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Twelve ways to ensure your Christmas won’t cost the Earth

AS we plan our festivities and buy our food and gifts, the Environment Agency is suggesting some simple steps we can take to make Christmas more sustainable.

A spokesperson said: “At this time of year, we generate more waste than any other time. One example of this is the amount of cardboard packaging we produce which is approximately 300,000 tonnes, enough to wrap the London Eye 50,000 times according to Recycle Now.

“We also need to consider ways we can remove avoidable plastic from our festive preparations, including Christmas cards, decorations and gifts.

“Around 12 million tonnes of plastic enters our environment each year that’s equivalent to a bin lorry load every minute.”

Here are 12 simple steps to make your Christmas greener:

1. Christmas Tree
If choosing your tree is one of your festive highlights, how do you choose a lovely tree but be as sustainable as possible?

An artificial Christmas trees needs to be used for approximately ten years for their environmental impact to be lower than a real tree.

Better still, have you considered purchasing a potted tree and then you can plant it outside after the festive season. If you don’t have space to plant it, you could keep it in its pot outside on the patio. This enables you to do your bit for the environment and reuse the tree again next year. It could last a lifetime!

Trees, woods, and forests are vital for tackling the climate emergency. Buying your real Christmas tree from a certified by Grown in Britain supplier will ensure the tree you purchase is from a legal and sustainable UK source.

If you don’t have a potted tree, then make sure you recycle your tree responsibly. Visit your local authority website to find out how to recycle your tree.

2. Christmas Eve Box
Invest in a reusable Christmas Eve box that can be used for many years to come, perhaps even becoming a family heirloom!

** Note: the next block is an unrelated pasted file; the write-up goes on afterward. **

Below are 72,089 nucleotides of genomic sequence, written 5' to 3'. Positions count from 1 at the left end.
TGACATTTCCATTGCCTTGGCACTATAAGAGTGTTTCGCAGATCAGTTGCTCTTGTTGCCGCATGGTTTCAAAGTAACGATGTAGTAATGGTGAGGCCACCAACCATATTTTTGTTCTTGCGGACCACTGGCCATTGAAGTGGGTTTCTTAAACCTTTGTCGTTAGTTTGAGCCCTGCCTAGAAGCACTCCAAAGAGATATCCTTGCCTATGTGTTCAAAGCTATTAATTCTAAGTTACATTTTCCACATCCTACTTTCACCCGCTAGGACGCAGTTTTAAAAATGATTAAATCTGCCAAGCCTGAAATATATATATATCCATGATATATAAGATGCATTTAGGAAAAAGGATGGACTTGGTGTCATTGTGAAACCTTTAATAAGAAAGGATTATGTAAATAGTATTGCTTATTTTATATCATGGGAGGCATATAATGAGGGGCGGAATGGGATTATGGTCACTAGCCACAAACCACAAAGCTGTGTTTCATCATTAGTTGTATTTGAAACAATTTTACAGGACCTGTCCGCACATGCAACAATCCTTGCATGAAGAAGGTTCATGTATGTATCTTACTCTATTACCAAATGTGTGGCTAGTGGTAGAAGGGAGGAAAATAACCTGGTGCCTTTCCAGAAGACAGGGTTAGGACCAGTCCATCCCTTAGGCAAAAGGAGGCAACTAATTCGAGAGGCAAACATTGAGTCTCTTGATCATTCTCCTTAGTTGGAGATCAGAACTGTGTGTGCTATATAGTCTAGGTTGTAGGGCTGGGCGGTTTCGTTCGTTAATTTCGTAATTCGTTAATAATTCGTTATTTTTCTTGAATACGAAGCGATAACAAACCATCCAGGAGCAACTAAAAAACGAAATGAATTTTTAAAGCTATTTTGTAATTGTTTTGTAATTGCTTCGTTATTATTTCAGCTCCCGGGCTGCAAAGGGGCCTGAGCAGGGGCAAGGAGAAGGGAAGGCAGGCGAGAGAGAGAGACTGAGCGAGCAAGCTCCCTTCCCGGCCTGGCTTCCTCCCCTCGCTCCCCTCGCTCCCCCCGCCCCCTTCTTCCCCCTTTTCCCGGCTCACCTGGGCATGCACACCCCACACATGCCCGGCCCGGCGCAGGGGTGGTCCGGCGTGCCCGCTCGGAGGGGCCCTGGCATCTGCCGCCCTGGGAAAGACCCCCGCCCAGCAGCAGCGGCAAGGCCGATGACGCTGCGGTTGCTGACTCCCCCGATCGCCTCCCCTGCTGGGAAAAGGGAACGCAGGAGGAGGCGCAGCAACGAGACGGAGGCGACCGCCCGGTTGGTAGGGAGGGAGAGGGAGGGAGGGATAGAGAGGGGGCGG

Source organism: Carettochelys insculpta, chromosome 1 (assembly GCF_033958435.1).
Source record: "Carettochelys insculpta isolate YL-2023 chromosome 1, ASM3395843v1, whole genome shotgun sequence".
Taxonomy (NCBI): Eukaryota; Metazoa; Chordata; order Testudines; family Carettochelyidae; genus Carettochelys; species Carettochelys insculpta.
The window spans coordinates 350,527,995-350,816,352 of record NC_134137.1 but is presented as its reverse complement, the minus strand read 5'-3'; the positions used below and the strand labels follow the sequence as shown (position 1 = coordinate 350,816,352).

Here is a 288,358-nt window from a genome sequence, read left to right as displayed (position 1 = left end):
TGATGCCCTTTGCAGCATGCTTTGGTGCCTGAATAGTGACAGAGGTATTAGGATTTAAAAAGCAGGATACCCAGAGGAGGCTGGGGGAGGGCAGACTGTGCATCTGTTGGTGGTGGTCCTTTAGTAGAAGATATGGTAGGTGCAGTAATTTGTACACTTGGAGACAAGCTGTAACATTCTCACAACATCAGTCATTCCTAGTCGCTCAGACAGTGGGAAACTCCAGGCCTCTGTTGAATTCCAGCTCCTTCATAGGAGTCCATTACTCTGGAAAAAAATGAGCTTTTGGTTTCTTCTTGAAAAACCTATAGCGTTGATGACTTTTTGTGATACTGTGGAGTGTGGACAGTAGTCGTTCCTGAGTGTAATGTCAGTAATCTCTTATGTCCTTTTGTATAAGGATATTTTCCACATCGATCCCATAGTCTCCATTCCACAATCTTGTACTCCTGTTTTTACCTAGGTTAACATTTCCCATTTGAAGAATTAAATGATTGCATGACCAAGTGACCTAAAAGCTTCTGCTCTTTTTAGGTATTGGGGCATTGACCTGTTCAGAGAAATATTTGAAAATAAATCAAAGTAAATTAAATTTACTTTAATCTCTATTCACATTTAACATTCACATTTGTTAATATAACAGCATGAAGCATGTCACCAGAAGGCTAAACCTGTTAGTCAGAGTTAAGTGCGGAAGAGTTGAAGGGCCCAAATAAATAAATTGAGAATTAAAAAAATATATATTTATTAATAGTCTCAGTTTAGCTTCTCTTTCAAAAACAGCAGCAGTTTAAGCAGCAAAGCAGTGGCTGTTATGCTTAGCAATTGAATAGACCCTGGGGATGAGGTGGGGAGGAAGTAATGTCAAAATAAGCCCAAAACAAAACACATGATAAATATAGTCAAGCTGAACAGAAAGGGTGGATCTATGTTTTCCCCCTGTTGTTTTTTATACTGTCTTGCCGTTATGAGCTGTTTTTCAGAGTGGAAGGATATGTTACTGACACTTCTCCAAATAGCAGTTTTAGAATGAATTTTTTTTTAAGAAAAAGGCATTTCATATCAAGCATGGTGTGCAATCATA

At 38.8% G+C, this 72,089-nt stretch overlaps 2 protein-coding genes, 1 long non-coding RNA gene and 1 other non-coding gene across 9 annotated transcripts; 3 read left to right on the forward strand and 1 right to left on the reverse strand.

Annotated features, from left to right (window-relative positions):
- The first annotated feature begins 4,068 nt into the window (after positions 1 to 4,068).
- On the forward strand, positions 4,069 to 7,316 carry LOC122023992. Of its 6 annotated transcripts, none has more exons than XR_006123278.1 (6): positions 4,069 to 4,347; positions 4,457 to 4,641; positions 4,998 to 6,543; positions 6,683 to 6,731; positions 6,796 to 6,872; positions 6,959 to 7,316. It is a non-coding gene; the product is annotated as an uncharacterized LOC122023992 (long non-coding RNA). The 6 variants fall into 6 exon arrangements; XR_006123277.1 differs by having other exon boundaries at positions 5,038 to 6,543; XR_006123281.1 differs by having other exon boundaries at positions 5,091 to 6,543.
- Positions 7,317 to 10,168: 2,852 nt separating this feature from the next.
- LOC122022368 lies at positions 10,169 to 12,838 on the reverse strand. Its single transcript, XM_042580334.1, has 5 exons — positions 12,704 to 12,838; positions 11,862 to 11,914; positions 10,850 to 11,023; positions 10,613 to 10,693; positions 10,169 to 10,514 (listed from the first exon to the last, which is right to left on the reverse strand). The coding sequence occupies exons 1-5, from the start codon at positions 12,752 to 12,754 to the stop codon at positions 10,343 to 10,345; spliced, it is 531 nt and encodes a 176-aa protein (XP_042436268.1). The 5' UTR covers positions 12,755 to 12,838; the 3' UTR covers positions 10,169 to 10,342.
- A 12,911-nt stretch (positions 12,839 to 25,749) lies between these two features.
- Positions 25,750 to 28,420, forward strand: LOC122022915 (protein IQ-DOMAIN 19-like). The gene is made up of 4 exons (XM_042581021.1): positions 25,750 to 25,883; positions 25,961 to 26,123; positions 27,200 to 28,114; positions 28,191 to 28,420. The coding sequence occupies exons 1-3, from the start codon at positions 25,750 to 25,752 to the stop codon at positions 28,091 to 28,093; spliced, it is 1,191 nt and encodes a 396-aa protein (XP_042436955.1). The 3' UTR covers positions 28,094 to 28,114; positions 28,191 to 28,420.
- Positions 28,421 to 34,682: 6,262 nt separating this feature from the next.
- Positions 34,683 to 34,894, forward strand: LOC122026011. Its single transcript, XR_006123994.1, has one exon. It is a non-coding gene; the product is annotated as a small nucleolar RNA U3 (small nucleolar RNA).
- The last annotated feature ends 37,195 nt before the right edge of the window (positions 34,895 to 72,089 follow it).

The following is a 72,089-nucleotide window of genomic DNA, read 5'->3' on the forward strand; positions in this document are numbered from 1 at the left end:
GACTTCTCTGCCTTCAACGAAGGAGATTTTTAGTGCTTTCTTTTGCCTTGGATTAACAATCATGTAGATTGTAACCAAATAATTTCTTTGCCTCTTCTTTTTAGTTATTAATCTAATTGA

You could get creative and make your own reusable box and items to fill it with, you could even make your pet one too.

A great eco-friendly Christmas decoration for years to come.

3. Gifts
Why not give eco gifts to family and friends. Buy a gift with a difference this year.

It could be something like a reusable coffee cup, reusable makeup remover wipes or a solid shampoo bar to encourage a positive behaviour change which will lead to a more sustainable lifestyle.

You could even gift a membership to a charity or wildlife trust, helping to support vital environmental work.

4. Wrapping presents
Use recyclable wrapping paper were possible – if it’s got foil or glitter on it then it can’t be recycled and could contain plastic. Most supermarkets have recyclable options, so try to buy these where possible.

You could use old newspaper to wrap gifts or even recycle last year’s paper.

How about getting creative and using potato stamps to decorate parcel paper and adding a sprig of holly for that Christmas feel.

5. Bows
Instead of adding plastic ribbons to your gifts that will end up in landfill, why not use a more sustainable alternative like a fabric bow that can be kept and re-used to jazz up future gifts.

Look for things you already have and repurpose them to decorate your Christmas gifts.

When fabric bows/ribbons come to the end of their life, dispose of them with other textiles recycling.

6. Cards
We throw away approximately one billion Christmas cards every year. It would take the equivalent of 33 million trees to make that amount of card.

If possible, buy cards printed on FSC-certified, recycled card and are recyclable – plus some cards have detachable items on the front that contain wildflower seeds which can be planted in soil in the new year.

Even better go for the personal touch and make your own from recycled card. Your friends and family will receive unique cards, that have not cost the Earth!